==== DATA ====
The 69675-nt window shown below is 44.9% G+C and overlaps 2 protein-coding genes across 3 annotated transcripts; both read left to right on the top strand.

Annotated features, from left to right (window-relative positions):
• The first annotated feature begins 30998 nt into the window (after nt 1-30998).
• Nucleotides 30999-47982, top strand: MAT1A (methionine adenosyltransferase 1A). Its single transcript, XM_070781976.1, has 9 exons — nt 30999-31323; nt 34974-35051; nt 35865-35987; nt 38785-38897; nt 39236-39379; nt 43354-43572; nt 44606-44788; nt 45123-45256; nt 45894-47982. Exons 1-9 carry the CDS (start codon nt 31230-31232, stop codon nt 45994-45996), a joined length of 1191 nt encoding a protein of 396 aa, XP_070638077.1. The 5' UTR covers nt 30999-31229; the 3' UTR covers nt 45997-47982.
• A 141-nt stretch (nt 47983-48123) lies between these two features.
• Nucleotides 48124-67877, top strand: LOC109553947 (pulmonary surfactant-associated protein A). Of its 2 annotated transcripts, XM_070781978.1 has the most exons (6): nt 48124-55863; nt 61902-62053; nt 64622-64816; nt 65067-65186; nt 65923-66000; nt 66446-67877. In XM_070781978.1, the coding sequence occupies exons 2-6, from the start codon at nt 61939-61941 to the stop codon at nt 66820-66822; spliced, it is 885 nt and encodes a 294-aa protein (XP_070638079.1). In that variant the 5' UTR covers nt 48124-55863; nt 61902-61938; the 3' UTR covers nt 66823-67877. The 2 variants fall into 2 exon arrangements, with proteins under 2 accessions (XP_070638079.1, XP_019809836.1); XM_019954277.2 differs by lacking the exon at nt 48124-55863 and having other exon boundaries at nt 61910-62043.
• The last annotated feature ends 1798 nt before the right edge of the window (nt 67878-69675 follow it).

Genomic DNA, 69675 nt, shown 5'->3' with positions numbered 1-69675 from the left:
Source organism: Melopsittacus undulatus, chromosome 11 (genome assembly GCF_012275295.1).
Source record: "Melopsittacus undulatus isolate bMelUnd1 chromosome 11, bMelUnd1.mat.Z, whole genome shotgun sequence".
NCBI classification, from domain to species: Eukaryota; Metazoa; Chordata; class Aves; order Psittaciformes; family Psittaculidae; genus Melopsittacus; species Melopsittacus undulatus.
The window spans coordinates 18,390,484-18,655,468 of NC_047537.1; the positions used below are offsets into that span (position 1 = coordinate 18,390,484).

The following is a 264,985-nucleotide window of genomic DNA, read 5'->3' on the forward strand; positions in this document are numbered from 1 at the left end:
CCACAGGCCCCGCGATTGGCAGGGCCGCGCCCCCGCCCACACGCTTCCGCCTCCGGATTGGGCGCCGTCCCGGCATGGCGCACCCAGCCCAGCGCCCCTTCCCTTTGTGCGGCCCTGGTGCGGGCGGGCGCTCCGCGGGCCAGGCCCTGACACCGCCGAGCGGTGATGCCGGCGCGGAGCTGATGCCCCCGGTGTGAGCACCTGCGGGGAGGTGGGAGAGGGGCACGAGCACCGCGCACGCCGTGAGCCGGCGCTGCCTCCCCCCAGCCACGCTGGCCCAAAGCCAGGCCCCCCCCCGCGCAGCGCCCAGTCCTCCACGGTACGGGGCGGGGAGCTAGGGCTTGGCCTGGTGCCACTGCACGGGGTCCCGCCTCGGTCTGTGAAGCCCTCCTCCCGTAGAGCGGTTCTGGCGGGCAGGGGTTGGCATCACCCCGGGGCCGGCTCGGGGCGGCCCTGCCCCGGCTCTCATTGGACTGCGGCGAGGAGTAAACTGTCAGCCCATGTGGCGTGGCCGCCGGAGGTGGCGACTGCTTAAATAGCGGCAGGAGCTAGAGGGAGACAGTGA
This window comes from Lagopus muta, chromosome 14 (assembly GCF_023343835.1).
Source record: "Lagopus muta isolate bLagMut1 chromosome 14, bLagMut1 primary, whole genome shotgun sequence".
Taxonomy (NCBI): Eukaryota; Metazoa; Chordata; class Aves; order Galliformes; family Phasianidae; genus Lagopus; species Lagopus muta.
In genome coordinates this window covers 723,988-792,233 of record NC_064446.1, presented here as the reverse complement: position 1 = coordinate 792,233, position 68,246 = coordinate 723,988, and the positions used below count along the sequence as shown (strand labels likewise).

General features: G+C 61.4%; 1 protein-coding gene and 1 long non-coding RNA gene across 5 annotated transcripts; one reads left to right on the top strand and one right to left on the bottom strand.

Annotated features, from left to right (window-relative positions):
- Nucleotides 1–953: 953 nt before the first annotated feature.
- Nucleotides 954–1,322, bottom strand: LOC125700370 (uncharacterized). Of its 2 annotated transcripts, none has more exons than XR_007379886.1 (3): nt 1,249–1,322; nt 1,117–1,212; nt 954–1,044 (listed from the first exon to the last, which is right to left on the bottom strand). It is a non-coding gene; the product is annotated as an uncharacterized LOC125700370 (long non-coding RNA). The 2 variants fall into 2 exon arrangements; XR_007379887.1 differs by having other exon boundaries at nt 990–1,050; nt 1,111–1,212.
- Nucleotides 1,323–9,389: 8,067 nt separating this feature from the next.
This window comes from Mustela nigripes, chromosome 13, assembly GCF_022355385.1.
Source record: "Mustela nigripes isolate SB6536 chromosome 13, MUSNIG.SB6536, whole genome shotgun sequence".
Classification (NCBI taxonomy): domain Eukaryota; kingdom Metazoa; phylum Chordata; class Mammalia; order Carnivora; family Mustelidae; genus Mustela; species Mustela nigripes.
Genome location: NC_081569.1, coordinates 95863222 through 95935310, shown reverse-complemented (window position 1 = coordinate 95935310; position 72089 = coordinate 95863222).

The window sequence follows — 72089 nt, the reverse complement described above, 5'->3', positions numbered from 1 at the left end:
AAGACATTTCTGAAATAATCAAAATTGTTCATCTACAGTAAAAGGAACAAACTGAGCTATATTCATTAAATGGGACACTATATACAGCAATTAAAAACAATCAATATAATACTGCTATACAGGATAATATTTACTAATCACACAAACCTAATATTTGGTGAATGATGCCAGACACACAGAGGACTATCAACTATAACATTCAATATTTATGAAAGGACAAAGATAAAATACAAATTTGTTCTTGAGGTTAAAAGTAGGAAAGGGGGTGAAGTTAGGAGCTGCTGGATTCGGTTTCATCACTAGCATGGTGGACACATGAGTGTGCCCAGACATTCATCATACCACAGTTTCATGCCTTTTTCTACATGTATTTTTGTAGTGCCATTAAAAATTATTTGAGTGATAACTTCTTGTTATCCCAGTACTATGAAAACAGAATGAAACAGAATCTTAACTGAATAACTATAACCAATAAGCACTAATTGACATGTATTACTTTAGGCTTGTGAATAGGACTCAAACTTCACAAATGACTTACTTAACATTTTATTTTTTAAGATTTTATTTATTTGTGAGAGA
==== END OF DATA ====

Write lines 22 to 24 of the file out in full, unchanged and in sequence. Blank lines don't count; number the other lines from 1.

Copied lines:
- Nucleotides 954–1,322, bottom strand: LOC125700370 (uncharacterized). Of its 2 annotated transcripts, none has more exons than XR_007379886.1 (3): nt 1,249–1,322; nt 1,117–1,212; nt 954–1,044 (listed from the first exon to the last, which is right to left on the bottom strand). It is a non-coding gene; the product is annotated as an uncharacterized LOC125700370 (long non-coding RNA). The 2 variants fall into 2 exon arrangements; XR_007379887.1 differs by having other exon boundaries at nt 990–1,050; nt 1,111–1,212.
- Nucleotides 1,323–9,389: 8,067 nt separating this feature from the next.
This window comes from Mustela nigripes, chromosome 13, assembly GCF_022355385.1.